Reading books to infants, and how I adapt the experience for them.


BOOK TIPS FOR THE YOUNGER INFANT (non-crawling to 18 months)

Infants, both immobile (can’t yet move their body around a space independently) and mobile (army crawling, crawling, cruising, and walking) LOVE to have books read to them.  Not all parents, and not even me before I discovered the world of Montessori education, realized that you can read books to infants.

Below are some tips I have gained after working in the nido (Montessori infant program) for a while as an assistant and for a few months as a guide before my job asked me to take over their toddler classroom.

~ Babies will mouthe books, and pull on books.  It’s part of being a baby.Indestructables and board books are ideal for infants. So are the cloth books that have various textures and tags.  Paper books and infants just don’t mix.  So don’t waste your energy trying to segregate out books that the baby can’t touch or mouthe.  Infants learn through their mouths at first, and are working on grasping and grabbing, with poor to nonexistent controlled release.  Just be grateful that books are replaceable.

~Young babies looooove sound-based books.  The book Peek-A-Who by Nina Laden is GOLD for a baby/ the nido.  The crazier your sounds can be, the more they will love it.  My voice is not terribly good at wacky sounds.  I struggle to roar like a lion. But I can do a sweet elephant trumpet sound!

~Singing a book, versus just reading it, is magical. Brown Bear by Eric Carle, or Polar Bear are always a hit.  If you sing  the book to the melody of “Daddy Finger”,  or twinkle twinkle little star, and you will have a baby cult following in your nido and a book that can captivate and soothe, no joke, an entire room of crying infants.   (I know you hate me now for putting that link in this post! lol).

~An immobile infant on their back, or sitting with you, still loves to look at books.  Books with black and white contrast and real photographs are wonderful for very young infants, who also love to look at books.    Showing an individual crying baby a book can soothe them.

~ If mobile babies (crawling, cruising, walking) have independent access to the books in your nido or at home, never put out more than 3 books total.  That’s not a typo.  THREE.  Parents put entire stacks and shelves of books out for children, and that means you have a ton of books that you will be cleaning up after, and a ton of books that need repairing if they get torn or chewed on.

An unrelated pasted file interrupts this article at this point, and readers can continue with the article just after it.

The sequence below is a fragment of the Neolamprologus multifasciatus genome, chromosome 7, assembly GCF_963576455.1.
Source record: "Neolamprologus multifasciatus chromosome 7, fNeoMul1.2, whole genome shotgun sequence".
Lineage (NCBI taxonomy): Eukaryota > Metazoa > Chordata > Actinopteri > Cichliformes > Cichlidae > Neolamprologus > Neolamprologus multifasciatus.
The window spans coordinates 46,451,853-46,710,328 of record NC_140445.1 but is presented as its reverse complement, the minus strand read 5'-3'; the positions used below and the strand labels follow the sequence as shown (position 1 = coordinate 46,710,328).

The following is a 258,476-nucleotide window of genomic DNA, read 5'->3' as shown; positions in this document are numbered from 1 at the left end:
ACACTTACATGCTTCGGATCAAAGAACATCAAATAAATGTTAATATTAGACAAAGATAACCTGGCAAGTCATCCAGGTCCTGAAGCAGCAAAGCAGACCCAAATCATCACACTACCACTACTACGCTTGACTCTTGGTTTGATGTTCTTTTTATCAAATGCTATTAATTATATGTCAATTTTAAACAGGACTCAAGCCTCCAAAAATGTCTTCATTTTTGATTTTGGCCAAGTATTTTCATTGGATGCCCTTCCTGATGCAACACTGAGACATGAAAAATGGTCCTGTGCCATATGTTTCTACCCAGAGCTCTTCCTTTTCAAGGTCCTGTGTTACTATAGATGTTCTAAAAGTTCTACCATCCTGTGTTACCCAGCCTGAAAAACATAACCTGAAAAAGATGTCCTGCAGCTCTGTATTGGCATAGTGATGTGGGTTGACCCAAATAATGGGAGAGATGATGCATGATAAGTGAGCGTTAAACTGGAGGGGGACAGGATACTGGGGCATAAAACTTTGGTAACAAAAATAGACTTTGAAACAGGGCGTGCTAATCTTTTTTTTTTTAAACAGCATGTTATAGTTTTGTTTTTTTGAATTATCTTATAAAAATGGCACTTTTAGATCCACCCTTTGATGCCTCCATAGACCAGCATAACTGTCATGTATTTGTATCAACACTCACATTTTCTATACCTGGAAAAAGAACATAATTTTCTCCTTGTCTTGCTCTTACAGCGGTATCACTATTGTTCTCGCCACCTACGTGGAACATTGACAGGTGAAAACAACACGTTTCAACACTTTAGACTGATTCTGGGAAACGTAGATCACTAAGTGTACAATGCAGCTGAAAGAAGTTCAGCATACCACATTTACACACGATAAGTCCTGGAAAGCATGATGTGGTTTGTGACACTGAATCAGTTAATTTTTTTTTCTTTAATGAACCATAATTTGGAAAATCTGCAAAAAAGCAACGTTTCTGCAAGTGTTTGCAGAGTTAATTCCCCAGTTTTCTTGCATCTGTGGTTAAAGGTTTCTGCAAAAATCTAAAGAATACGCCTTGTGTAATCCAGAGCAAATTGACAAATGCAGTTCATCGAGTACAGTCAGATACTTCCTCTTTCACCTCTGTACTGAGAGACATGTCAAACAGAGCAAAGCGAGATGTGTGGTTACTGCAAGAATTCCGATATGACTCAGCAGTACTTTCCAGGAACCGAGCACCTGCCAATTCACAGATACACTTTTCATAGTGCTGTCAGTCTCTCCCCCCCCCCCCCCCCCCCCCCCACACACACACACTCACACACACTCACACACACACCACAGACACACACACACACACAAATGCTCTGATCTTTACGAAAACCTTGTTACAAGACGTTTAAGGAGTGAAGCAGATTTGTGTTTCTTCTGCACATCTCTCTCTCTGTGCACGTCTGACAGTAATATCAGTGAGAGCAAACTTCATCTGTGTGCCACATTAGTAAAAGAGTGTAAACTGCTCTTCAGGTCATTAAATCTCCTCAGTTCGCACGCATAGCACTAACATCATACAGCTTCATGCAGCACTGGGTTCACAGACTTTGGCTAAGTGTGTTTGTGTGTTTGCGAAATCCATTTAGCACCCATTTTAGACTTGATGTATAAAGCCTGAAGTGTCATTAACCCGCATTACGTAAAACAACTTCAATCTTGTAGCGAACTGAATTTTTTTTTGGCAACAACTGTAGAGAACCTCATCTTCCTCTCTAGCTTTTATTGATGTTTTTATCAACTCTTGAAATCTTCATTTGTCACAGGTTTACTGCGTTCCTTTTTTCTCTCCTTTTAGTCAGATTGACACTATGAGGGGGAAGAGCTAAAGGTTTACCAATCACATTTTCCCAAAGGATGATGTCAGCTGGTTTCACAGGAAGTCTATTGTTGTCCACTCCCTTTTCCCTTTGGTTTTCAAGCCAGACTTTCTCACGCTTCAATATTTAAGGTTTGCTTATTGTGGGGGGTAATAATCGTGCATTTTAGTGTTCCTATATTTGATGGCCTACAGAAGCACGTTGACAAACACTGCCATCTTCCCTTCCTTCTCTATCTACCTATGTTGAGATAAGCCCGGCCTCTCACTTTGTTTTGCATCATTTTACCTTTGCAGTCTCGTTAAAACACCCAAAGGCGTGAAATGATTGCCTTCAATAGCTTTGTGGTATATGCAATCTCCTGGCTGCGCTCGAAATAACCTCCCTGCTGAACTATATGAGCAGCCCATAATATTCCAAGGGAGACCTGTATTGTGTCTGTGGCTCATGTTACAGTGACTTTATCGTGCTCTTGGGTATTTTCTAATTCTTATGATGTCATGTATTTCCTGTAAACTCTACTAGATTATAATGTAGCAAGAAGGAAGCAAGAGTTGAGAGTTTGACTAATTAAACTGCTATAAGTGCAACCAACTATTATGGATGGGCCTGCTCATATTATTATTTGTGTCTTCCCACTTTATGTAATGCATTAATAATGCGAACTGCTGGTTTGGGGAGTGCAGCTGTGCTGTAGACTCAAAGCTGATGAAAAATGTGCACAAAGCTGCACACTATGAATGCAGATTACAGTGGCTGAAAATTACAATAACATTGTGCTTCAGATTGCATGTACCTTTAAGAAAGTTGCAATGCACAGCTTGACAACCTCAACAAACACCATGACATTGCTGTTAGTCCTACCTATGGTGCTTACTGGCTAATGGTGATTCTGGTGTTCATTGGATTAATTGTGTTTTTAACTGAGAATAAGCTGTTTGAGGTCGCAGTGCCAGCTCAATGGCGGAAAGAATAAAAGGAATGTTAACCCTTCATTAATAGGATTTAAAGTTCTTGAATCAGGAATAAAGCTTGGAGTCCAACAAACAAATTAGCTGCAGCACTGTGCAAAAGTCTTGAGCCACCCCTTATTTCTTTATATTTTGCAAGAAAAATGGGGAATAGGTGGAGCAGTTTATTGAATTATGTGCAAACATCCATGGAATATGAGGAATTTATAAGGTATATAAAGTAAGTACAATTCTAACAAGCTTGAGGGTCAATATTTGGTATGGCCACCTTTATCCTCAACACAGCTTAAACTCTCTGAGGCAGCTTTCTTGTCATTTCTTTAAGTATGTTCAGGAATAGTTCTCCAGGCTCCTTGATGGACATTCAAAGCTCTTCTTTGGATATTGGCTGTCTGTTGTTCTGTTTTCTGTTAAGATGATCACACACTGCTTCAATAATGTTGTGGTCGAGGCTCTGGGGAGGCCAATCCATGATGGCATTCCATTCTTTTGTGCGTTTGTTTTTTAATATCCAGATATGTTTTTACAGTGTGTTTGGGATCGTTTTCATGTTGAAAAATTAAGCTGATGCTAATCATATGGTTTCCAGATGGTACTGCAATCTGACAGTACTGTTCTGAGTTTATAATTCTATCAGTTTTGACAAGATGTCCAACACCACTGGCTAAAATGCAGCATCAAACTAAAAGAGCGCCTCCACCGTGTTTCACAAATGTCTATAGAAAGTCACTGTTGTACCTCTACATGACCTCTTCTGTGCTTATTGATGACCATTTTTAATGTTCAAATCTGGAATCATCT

~For the love of god do not try to store/display books for children 18 months and under in one of those tall, slotted bookshelves meant for preschoolers .  That style of bookshelf is a huge no-no for infants, trust me, lol.  Because the babies will just do this: throw all the books behind the bookshelf; try to use the bookshelf to pull to stand; put all of the disks from works and other miscellaneous items into the slots of the bookshelf, or under the bookshelf, that you then have to hunt for.

And worst of all, those poor babies will struggle as they rarely ever learn how to put the book back into the bookshelf slot; which is too thin, and requires that they know how to stand up securely while holding things in their hands; paired with the ability to rotate objects, and amazing hand-eye coordination. Babies have none of those skills. So they can’t ever put the books away successfully–though they have no trouble at all learning how to take all the books out of that terrible bookshelf independently and throwing them all on the floor.  It’s delightfully satisfying for them to do that, actually. Which means a constant mess you adults will constantly be cleaning up.

I’m not gonna give away the training recommendation, but I saw this IKEA spice rack turned baby bookshelf idea on pinterest.  Mount it low on the wall, and voila. Baby bookshelf.

IKEA spice rack turned bookshelf– only put two or three books on the little shelf though! 

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